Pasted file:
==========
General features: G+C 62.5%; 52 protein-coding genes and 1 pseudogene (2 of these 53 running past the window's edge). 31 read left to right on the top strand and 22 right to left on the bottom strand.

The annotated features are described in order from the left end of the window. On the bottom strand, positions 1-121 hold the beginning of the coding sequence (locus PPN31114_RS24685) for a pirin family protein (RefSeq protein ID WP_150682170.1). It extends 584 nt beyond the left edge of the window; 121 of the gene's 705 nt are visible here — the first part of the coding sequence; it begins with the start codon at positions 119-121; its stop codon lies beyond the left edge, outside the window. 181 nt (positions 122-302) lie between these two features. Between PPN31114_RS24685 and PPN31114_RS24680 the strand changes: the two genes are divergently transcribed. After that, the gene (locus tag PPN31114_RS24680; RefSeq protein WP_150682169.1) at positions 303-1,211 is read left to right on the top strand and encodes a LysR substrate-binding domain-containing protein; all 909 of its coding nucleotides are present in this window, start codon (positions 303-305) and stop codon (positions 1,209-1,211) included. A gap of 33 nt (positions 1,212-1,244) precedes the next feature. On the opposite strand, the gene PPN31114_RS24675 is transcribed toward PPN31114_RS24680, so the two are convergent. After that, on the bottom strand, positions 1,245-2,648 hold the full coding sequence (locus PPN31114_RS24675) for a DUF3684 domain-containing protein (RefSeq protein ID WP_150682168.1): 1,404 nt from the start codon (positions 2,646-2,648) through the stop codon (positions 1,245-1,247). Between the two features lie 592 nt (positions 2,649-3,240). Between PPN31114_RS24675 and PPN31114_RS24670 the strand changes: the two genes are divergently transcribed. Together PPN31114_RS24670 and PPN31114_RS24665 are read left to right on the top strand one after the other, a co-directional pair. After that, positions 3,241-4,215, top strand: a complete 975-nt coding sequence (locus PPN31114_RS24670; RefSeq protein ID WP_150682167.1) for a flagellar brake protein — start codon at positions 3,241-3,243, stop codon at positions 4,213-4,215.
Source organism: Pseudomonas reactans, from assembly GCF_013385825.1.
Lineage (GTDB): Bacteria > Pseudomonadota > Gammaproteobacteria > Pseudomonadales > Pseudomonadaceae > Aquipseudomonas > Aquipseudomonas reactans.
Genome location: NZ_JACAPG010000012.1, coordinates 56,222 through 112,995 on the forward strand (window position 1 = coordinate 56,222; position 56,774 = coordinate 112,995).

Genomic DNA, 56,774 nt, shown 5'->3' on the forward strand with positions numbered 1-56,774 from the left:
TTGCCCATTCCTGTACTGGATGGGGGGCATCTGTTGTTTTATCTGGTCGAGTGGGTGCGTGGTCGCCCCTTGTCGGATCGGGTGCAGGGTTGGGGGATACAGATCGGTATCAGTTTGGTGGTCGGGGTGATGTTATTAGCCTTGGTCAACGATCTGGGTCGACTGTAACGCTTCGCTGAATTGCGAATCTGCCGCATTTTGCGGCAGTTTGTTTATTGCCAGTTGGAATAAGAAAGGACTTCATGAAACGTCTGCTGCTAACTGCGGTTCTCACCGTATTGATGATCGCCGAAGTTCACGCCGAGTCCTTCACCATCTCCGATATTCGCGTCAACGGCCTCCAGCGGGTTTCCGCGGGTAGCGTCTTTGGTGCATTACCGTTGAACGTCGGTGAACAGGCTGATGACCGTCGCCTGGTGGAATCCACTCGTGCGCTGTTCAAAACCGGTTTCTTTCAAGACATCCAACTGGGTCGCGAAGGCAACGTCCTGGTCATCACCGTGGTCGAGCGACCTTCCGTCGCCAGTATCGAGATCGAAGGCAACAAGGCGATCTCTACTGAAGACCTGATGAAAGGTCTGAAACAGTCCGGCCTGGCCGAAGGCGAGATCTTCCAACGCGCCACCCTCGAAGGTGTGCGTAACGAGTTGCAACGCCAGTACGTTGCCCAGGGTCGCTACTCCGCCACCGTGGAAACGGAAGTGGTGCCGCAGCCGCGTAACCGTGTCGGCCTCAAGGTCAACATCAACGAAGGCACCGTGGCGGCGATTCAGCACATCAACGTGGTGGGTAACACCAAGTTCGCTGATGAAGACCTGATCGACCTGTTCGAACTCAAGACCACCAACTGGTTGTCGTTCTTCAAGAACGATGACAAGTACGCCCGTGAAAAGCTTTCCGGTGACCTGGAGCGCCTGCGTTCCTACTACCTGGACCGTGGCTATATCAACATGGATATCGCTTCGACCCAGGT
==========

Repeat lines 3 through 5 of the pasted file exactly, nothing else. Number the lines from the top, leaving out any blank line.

Source organism: Pseudomonas reactans, from assembly GCF_013385825.1.
Lineage (GTDB): Bacteria > Pseudomonadota > Gammaproteobacteria > Pseudomonadales > Pseudomonadaceae > Aquipseudomonas > Aquipseudomonas reactans.
Genome location: NZ_JACAPG010000012.1, coordinates 56,222 through 112,995 on the forward strand (window position 1 = coordinate 56,222; position 56,774 = coordinate 112,995).